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Series: Geometry Topology Seminar

Heegaard Floer theory provides a powerful suite of tools for studying 3-manifolds and their subspaces. In 2006, Ozsvath, Szabo and Thurston defined an invariant of transverse knots which takes values in a combinatorial version of this theory for knots in the 3—sphere. In this talk, we discuss a refinement of their combinatorial invariant via branched covers and discuss some of its properties. This is joint work with Mike Wong.

Monday, October 30, 2017 - 16:05 ,
Location: Skiles 005 ,
Bjorn Poonen ,
Massachusetts Institute of Technology ,
Organizer: Joseph Rabinoff

The function field case of the strong uniform boundedness conjecturefor torsion points on elliptic curves reduces to showing thatclassical modular curves have gonality tending to infinity.We prove an analogue for periodic points of polynomials under iterationby studying the geometry of analogous curves called dynatomic curves.This is joint work with John R. Doyle.

Monday, October 30, 2017 - 17:15 ,
Location: Skiles 005 ,
Spencer Bloch ,
University of Chicago ,
Organizer: Joseph Rabinoff

Golyshev and Zagier found an interesting new source of periods associated to (eventually inhomogeneous) solutions generated by the Frobenius method for Picard Fuchs equations in the neighborhood of singular points with maximum unipotent monodromy. I will explain how this works, and how one can associate "motivic Gamma functions" and generalized Beilinson style variations of mixed Hodge structure to these solutions. This is joint work with M. Vlasenko.

Series: Analysis Seminar

The bispectral problem concerns the construction and the classification
of operators possessing a symmetry between the space and spectral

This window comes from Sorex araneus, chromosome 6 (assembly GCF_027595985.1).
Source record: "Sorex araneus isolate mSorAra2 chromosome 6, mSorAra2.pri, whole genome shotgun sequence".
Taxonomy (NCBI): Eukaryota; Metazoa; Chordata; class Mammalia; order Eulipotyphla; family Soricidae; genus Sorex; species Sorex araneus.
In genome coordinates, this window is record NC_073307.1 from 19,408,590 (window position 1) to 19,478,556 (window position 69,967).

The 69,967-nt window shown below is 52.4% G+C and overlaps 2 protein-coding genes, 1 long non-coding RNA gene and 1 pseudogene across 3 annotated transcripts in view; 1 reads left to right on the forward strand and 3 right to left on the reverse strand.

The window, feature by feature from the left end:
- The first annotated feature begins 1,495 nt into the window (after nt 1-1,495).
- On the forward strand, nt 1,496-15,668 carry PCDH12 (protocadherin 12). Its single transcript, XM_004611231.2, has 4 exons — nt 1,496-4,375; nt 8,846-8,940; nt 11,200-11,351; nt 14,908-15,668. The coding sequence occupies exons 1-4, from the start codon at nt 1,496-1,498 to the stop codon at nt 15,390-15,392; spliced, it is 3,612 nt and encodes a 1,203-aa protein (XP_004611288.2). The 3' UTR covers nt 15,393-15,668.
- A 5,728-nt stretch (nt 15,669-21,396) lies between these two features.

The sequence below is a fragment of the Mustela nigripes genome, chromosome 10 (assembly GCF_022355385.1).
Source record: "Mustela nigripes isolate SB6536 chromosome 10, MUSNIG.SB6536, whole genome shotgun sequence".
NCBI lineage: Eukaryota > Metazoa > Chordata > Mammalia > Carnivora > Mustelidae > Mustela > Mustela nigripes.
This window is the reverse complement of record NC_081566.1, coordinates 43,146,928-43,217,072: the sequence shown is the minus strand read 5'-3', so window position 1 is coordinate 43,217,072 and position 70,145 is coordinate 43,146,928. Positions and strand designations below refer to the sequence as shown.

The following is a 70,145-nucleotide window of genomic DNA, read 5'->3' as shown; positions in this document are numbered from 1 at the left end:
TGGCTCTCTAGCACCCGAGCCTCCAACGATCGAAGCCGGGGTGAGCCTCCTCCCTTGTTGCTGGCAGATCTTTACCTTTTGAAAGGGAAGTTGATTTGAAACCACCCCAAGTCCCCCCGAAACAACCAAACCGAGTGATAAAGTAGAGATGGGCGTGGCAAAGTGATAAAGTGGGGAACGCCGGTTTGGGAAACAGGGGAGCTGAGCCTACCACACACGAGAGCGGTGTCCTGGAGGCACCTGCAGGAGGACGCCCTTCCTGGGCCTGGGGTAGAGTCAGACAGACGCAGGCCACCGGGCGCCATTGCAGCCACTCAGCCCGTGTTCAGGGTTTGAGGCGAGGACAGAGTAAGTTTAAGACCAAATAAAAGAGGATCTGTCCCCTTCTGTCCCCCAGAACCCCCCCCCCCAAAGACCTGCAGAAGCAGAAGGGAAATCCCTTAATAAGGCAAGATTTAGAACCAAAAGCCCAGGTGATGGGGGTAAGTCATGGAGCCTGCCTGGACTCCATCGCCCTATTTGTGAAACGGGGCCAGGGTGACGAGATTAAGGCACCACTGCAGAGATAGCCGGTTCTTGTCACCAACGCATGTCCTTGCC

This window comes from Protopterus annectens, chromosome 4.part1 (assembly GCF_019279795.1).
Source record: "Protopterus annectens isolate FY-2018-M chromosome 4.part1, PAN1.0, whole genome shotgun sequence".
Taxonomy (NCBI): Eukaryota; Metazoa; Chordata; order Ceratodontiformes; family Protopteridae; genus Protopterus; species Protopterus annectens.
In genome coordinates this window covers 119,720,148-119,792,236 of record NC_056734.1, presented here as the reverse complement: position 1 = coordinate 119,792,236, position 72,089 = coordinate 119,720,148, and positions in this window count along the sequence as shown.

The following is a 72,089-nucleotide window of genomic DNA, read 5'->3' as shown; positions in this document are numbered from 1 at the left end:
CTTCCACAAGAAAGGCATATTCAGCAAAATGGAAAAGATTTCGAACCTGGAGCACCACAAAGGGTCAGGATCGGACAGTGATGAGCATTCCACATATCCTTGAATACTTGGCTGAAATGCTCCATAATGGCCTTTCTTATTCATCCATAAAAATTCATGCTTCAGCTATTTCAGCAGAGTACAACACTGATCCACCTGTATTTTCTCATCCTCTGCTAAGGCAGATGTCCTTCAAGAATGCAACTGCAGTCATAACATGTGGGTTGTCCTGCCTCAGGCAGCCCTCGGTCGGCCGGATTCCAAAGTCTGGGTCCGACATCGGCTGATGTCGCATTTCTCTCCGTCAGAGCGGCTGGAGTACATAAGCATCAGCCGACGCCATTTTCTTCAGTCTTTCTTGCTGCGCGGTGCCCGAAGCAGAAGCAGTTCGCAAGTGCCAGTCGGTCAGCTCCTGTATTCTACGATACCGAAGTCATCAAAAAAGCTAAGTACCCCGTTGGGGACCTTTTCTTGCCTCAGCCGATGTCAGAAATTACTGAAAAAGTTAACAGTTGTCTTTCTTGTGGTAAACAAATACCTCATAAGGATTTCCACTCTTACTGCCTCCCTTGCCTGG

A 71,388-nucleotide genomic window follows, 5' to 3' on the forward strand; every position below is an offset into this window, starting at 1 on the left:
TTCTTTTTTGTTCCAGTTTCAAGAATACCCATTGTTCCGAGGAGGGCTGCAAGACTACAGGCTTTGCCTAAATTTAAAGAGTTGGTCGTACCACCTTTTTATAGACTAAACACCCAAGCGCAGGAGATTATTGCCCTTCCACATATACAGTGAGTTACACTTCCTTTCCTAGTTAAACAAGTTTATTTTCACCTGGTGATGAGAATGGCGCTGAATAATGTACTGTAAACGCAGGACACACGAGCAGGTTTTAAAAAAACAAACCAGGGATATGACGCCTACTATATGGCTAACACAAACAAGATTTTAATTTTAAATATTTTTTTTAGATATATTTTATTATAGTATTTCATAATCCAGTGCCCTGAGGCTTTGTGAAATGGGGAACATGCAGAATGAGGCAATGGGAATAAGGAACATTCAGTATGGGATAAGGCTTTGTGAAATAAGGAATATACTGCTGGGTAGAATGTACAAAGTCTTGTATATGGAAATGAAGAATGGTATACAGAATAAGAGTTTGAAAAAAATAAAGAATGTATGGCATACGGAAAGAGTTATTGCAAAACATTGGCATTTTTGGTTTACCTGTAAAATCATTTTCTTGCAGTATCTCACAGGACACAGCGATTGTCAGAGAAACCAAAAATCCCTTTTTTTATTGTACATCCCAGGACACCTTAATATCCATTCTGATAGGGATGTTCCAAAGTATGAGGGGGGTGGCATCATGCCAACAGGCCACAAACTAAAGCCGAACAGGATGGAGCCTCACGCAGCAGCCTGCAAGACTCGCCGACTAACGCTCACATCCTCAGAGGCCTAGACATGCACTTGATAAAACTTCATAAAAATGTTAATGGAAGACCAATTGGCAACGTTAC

variables. Different versions of this problem can be solved using
techniques from integrable systems, algebraic geometry, representation
theory, classical orthogonal polynomials, etc. I will review the problem
and some of these connections and then discuss new results related to
the generic quantum superintegrable system on the sphere.

Series: Research Horizons Seminar

The talk will include a crash course on infinite dimensional
topology, with applications to various topological properties of the
space of congruence classes of convex bodies in the Euclidean space.

Thursday, November 2, 2017 - 11:05 ,
Location: Skiles 006 ,
Joel Spencer ,
Courant Institute, New York University ,
Organizer: Lutz Warnke

Traditional Erdos Magic (a.k.a. The Probabilistic Method) proves the existence of an object with certain properties by showing that a random (appropriately defined) object will have those properties with positive probability. Modern Erdos Magic analyzes a random process, a random (CS take note!) algorithm. These, when successful, can find a "needle in an exponential haystack" in polynomial time. We'll look at two particular examples, both involving a family of n-element sets under suitable side conditions. The Lovasz Local Lemma finds a coloring with no set monochromatic. A result of this speaker finds a coloring with low discrepency. In both cases the original proofs were not implementable but Modern Erdos Magic finds the colorings in polynomial times. The methods are varied. Basic probability and combinatorics. Brownian Motion. Semigroups. Martingales. Recursions ... and Tetris!

Series: School of Mathematics Colloquium